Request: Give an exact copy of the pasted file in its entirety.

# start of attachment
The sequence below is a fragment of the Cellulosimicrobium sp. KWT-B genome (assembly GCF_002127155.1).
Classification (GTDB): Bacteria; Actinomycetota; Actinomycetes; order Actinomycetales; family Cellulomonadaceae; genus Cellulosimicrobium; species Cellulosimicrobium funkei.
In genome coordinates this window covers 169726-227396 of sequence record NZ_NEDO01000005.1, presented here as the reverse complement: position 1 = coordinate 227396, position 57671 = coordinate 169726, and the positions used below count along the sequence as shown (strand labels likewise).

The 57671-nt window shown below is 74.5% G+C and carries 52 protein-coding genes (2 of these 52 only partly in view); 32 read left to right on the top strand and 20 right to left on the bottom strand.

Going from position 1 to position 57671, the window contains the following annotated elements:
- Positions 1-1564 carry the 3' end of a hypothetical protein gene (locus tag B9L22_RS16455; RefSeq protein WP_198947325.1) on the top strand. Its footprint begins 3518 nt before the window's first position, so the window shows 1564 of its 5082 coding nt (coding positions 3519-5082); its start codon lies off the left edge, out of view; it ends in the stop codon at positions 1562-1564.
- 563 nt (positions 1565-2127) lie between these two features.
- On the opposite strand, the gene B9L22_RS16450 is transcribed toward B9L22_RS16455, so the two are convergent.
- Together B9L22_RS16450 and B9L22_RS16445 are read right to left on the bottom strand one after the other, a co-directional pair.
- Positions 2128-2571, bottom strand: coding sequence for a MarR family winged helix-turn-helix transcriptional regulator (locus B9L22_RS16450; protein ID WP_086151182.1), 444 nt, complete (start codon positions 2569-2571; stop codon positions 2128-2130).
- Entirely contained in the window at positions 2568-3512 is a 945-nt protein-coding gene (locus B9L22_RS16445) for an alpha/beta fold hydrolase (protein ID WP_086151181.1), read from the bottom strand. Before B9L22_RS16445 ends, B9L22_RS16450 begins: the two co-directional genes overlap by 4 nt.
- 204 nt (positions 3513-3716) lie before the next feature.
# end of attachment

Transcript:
The sequence below is a fragment of the Cellulosimicrobium sp. KWT-B genome (assembly GCF_002127155.1).
Classification (GTDB): Bacteria; Actinomycetota; Actinomycetes; order Actinomycetales; family Cellulomonadaceae; genus Cellulosimicrobium; species Cellulosimicrobium funkei.
In genome coordinates this window covers 169726-227396 of sequence record NZ_NEDO01000005.1, presented here as the reverse complement: position 1 = coordinate 227396, position 57671 = coordinate 169726, and the positions used below count along the sequence as shown (strand labels likewise).

The 57671-nt window shown below is 74.5% G+C and carries 52 protein-coding genes (2 of these 52 only partly in view); 32 read left to right on the top strand and 20 right to left on the bottom strand.

Going from position 1 to position 57671, the window contains the following annotated elements:
- Positions 1-1564 carry the 3' end of a hypothetical protein gene (locus tag B9L22_RS16455; RefSeq protein WP_198947325.1) on the top strand. Its footprint begins 3518 nt before the window's first position, so the window shows 1564 of its 5082 coding nt (coding positions 3519-5082); its start codon lies off the left edge, out of view; it ends in the stop codon at positions 1562-1564.
- 563 nt (positions 1565-2127) lie between these two features.
- On the opposite strand, the gene B9L22_RS16450 is transcribed toward B9L22_RS16455, so the two are convergent.
- Together B9L22_RS16450 and B9L22_RS16445 are read right to left on the bottom strand one after the other, a co-directional pair.
- Positions 2128-2571, bottom strand: coding sequence for a MarR family winged helix-turn-helix transcriptional regulator (locus B9L22_RS16450; protein ID WP_086151182.1), 444 nt, complete (start codon positions 2569-2571; stop codon positions 2128-2130).
- Entirely contained in the window at positions 2568-3512 is a 945-nt protein-coding gene (locus B9L22_RS16445) for an alpha/beta fold hydrolase (protein ID WP_086151181.1), read from the bottom strand. Before B9L22_RS16445 ends, B9L22_RS16450 begins: the two co-directional genes overlap by 4 nt.
- 204 nt (positions 3513-3716) lie before the next feature.